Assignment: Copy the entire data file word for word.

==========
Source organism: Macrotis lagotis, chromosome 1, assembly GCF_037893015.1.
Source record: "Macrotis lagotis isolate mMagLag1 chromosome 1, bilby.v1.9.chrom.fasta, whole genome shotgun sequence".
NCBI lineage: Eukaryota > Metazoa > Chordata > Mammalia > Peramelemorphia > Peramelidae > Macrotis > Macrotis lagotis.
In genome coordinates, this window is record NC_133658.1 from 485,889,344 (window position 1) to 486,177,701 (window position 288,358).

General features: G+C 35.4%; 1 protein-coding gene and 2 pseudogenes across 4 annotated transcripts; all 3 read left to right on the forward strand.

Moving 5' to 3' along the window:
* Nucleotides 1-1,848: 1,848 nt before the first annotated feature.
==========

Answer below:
Source organism: Macrotis lagotis, chromosome 1, assembly GCF_037893015.1.
Source record: "Macrotis lagotis isolate mMagLag1 chromosome 1, bilby.v1.9.chrom.fasta, whole genome shotgun sequence".
NCBI lineage: Eukaryota > Metazoa > Chordata > Mammalia > Peramelemorphia > Peramelidae > Macrotis > Macrotis lagotis.
In genome coordinates, this window is record NC_133658.1 from 485,889,344 (window position 1) to 486,177,701 (window position 288,358).

General features: G+C 35.4%; 1 protein-coding gene and 2 pseudogenes across 4 annotated transcripts; all 3 read left to right on the forward strand.

Moving 5' to 3' along the window:
* Nucleotides 1-1,848: 1,848 nt before the first annotated feature.